FOX Sports Insider
DOHA, Qatar — Before every Argentina game, Lionel Messi gathers his teammates in the center of the locker room. They stand in a tight circle, arms around each other’s shoulders, heads leaning to the middle, and there they wait a moment for Messi to speak.
He’s a quiet man, the captain — private and unflustered — but when he speaks, they all listen. He does so with strong positive vibes, but the message is usually inspirational without being emotional, calm and measured.
The one time it wasn’t? Well, that’s the one they all remember.
To be a fly on the locker room wall for Sunday’s World Cup final between Argentina and France (coverage begins at 9 am ET on FOX and the FOX Sports app) at Lusail Stadium would be a rare privilege, but if we’re to guess at how Messi might address his players before the biggest game of their lives, there is a telling precedent, which was handily captured on video.
Never publicly envisioned as a roaring motivator from the “Braveheart” school of pre-game pep talks, Messi amped things up ahead of Argentina’s Copa America final in 2021, a game that would finally give him a major senior title with his national team after 15 years of trying.
“We already know who we are, who Brazil are,” he began. “I won’t say more on the matter. I want to thank you all for these past 45 days, boys. I said it on the day of my birthday (16 days earlier), this is a spectacular group, a beautiful group. ”
It was not until November of this year that the footage was revealed, as part of the Netflix documentary, “Sean Eternos: Campeones de America,” which focused on that campaign. It was enlightening.
Because there was Messi, the brilliant individualist, the man who at the 2014 World Cup was captain in name only as Javier Mascherano martialed the troops, suddenly transformed into a warrior leader as his colleagues stood transfixed.
“It’s been 45 days of hard work in which we haven’t complained about the traveling, the food, the hotels, the pitches, nothing,” he continued. “Forty-five days without seeing our families. Forty-five days. El Dibu (goalkeeper Emi Martinez) became a father and didn’t even get to see his new child, and why? Because of this moment, boys.”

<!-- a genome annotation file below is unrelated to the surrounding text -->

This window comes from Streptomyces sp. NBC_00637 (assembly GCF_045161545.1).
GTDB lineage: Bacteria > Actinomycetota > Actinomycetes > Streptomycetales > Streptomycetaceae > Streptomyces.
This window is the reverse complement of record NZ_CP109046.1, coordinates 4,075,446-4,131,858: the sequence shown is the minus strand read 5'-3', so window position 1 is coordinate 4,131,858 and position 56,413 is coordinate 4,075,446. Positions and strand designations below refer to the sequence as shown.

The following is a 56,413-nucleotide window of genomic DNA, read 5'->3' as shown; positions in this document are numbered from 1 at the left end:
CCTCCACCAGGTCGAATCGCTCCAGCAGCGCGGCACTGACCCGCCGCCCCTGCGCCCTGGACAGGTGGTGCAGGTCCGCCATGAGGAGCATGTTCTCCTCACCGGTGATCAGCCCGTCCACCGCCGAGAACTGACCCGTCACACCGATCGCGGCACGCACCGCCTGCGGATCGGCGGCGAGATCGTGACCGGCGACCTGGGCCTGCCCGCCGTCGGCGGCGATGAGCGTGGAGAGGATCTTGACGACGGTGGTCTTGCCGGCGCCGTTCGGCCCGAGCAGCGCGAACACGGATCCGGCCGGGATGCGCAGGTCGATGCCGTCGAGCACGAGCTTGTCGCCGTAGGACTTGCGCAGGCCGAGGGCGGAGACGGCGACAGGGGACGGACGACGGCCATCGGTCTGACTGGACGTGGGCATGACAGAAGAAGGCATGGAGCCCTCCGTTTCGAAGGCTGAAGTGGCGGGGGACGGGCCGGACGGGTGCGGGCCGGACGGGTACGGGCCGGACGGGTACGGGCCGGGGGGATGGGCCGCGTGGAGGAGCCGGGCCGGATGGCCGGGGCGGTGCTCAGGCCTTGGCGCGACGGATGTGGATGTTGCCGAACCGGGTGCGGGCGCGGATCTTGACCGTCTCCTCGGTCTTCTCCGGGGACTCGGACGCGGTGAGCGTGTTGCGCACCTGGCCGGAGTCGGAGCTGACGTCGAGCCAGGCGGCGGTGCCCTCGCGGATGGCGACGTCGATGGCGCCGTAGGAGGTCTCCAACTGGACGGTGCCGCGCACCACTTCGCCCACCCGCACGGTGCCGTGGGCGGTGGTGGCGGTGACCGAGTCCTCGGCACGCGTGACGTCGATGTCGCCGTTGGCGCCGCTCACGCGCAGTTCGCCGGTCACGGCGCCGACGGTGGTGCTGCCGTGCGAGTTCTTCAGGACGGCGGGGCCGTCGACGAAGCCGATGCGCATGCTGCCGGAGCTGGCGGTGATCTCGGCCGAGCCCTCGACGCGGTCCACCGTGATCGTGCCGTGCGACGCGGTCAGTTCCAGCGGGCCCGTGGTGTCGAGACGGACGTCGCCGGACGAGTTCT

There was more, and we will get to it. But it said a lot about Messi, whose private nature has often led to misunderstanding. Consider this, Argentina has had two of the all-time soccer greats over the past 50 years. That, in itself, is remarkable, yet it was only natural that Messi would be compared to Diego Maradona, who died in 2020, and the comparisons were unfair.
Maradona was a natural showman who loved the noise and the spotlight whether it was on the field or off, a man who lived big and played even bigger. Messi has always felt more comfortable showing his full flair during matches, but keeping things decidedly low-key at other times.
Often, the burden of trying to bring international success to his country was stifling. By the time of the Copa America final, in Brazil and against Brazil, he was finally ready to shed those years of disappointment.
“We had an objective, and we’re one step away from achieving it, and the best thing about it is that it’s in our hands,” he said, his voice rising as the group hung on every word. “So, we’re going to go out there and lift the trophy, we’re going to take it home to Argentina and enjoy it with our family, friends with everyone that has always supported Argentina.”
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At this tournament, Argentina’s start could not have been worse, with a defeat to Saudi Arabia in the opening game in what was one of the World Cup’s all-time greatest shocks. It didn’t matter in the end. In fact, it might have been a necessary wake-up call.
They bounced back to beat Mexico and Poland, got past Australia, held off the Netherlands on penalties and were too much for Croatia in the semis.
And here it is, the biggest challenge of them all against the reigning champion in the final, with Messi afforded the chance to climb a couple of rungs in soccer’s eternal pantheon by adding the only trophy to elude him.
He has looked ready, and you can bet he’ll be ready, at 35 and in his final World Cup match, to ball out. To prevail, he’ll need his teammates to do the same, which is why you can bet he’ll be looking for something to motivate them, some indicator that fate is shining on them.
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At the Copa America, he used the fact that the tournament had originally been scheduled for Argentina, before being moved to Brazil due to the global pandemic, as proof that it was meant to be.
Who knows what snippet of impetus he’ll call upon this time? But as one of soccer history’s greatest creative minds, it shouldn’t be too hard to find an up-to-date version to get his players roaring with supportive anticipation. Just like they did in 2021, when he said…
“I want to finish with this. Coincidences don’t exist. This tournament had to be played in Argentina and do you know why? Because God brought it here. So, we win here in the Maracana (Stadium) for all of us. So let’s go out there with confidence, with cool heads, and let’s win this trophy. Come on, boys!”
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Martin Rogers is a columnist for FOX Sports and the author of the FOX Sports Insider newsletter. Follow him on Twitter @MRogersFOX and subscribe to the daily newsletter.
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